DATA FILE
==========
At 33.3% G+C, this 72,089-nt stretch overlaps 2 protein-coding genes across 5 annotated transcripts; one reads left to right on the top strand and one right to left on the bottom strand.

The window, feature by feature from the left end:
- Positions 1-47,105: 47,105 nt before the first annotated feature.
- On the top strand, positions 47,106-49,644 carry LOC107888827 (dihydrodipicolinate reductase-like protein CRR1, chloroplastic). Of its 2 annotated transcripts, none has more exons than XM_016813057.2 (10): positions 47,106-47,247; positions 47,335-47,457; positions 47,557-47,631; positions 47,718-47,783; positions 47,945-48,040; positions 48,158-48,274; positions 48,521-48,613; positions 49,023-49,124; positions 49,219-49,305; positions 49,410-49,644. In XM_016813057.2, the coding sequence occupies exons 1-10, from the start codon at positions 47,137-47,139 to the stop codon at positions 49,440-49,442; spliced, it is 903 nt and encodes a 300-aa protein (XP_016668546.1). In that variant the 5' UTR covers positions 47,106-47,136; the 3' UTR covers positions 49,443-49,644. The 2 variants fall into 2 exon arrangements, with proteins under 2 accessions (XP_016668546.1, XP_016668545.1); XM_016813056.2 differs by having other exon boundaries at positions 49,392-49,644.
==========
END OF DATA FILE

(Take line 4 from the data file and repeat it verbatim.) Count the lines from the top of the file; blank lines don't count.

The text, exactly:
- On the top strand, positions 47,106-49,644 carry LOC107888827 (dihydrodipicolinate reductase-like protein CRR1, chloroplastic). Of its 2 annotated transcripts, none has more exons than XM_016813057.2 (10): positions 47,106-47,247; positions 47,335-47,457; positions 47,557-47,631; positions 47,718-47,783; positions 47,945-48,040; positions 48,158-48,274; positions 48,521-48,613; positions 49,023-49,124; positions 49,219-49,305; positions 49,410-49,644. In XM_016813057.2, the coding sequence occupies exons 1-10, from the start codon at positions 47,137-47,139 to the stop codon at positions 49,440-49,442; spliced, it is 903 nt and encodes a 300-aa protein (XP_016668546.1). In that variant the 5' UTR covers positions 47,106-47,136; the 3' UTR covers positions 49,443-49,644. The 2 variants fall into 2 exon arrangements, with proteins under 2 accessions (XP_016668546.1, XP_016668545.1); XM_016813056.2 differs by having other exon boundaries at positions 49,392-49,644.